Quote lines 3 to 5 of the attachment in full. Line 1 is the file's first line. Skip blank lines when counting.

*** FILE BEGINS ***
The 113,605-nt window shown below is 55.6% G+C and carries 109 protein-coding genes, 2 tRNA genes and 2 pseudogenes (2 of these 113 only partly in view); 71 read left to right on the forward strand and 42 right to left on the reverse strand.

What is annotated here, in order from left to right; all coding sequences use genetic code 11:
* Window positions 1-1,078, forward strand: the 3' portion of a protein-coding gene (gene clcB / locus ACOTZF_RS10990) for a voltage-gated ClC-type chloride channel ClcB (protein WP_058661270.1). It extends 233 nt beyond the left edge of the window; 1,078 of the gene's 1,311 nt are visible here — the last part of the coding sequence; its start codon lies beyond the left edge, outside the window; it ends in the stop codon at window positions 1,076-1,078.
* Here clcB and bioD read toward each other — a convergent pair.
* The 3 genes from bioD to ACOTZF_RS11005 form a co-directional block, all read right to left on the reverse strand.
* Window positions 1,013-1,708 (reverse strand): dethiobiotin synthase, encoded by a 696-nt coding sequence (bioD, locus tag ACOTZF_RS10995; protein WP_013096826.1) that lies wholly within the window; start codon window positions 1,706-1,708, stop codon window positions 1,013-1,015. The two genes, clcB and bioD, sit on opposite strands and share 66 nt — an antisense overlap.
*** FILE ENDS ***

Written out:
* Window positions 1-1,078, forward strand: the 3' portion of a protein-coding gene (gene clcB / locus ACOTZF_RS10990) for a voltage-gated ClC-type chloride channel ClcB (protein WP_058661270.1). It extends 233 nt beyond the left edge of the window; 1,078 of the gene's 1,311 nt are visible here — the last part of the coding sequence; its start codon lies beyond the left edge, outside the window; it ends in the stop codon at window positions 1,076-1,078.
* Here clcB and bioD read toward each other — a convergent pair.
* The 3 genes from bioD to ACOTZF_RS11005 form a co-directional block, all read right to left on the reverse strand.